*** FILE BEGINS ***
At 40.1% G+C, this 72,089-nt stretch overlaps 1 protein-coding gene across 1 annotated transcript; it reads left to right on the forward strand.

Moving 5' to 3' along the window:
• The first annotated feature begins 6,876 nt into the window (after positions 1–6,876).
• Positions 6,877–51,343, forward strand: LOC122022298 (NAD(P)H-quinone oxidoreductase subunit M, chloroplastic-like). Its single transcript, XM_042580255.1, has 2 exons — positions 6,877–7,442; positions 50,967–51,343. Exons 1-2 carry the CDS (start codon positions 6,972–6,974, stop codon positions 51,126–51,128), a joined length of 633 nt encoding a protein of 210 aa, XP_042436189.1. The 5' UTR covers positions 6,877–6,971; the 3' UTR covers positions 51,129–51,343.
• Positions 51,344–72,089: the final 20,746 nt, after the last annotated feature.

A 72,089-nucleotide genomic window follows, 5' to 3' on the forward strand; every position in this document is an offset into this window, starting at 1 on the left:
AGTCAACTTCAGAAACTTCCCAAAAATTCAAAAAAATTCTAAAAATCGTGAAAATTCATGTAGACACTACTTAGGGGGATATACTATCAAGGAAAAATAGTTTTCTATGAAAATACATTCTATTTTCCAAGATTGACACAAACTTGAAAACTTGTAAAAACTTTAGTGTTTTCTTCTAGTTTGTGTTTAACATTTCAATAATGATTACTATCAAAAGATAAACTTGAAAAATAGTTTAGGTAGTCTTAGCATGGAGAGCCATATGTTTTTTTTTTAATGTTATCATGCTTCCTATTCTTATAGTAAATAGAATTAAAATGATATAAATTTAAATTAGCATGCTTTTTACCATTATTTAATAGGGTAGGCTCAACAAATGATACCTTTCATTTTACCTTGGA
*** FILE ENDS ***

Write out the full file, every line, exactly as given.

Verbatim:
At 40.1% G+C, this 72,089-nt stretch overlaps 1 protein-coding gene across 1 annotated transcript; it reads left to right on the forward strand.

Moving 5' to 3' along the window:
• The first annotated feature begins 6,876 nt into the window (after positions 1–6,876).
• Positions 6,877–51,343, forward strand: LOC122022298 (NAD(P)H-quinone oxidoreductase subunit M, chloroplastic-like). Its single transcript, XM_042580255.1, has 2 exons — positions 6,877–7,442; positions 50,967–51,343. Exons 1-2 carry the CDS (start codon positions 6,972–6,974, stop codon positions 51,126–51,128), a joined length of 633 nt encoding a protein of 210 aa, XP_042436189.1. The 5' UTR covers positions 6,877–6,971; the 3' UTR covers positions 51,129–51,343.
• Positions 51,344–72,089: the final 20,746 nt, after the last annotated feature.

A 72,089-nucleotide genomic window follows, 5' to 3' on the forward strand; every position in this document is an offset into this window, starting at 1 on the left:
AGTCAACTTCAGAAACTTCCCAAAAATTCAAAAAAATTCTAAAAATCGTGAAAATTCATGTAGACACTACTTAGGGGGATATACTATCAAGGAAAAATAGTTTTCTATGAAAATACATTCTATTTTCCAAGATTGACACAAACTTGAAAACTTGTAAAAACTTTAGTGTTTTCTTCTAGTTTGTGTTTAACATTTCAATAATGATTACTATCAAAAGATAAACTTGAAAAATAGTTTAGGTAGTCTTAGCATGGAGAGCCATATGTTTTTTTTTTAATGTTATCATGCTTCCTATTCTTATAGTAAATAGAATTAAAATGATATAAATTTAAATTAGCATGCTTTTTACCATTATTTAATAGGGTAGGCTCAACAAATGATACCTTTCATTTTACCTTGGA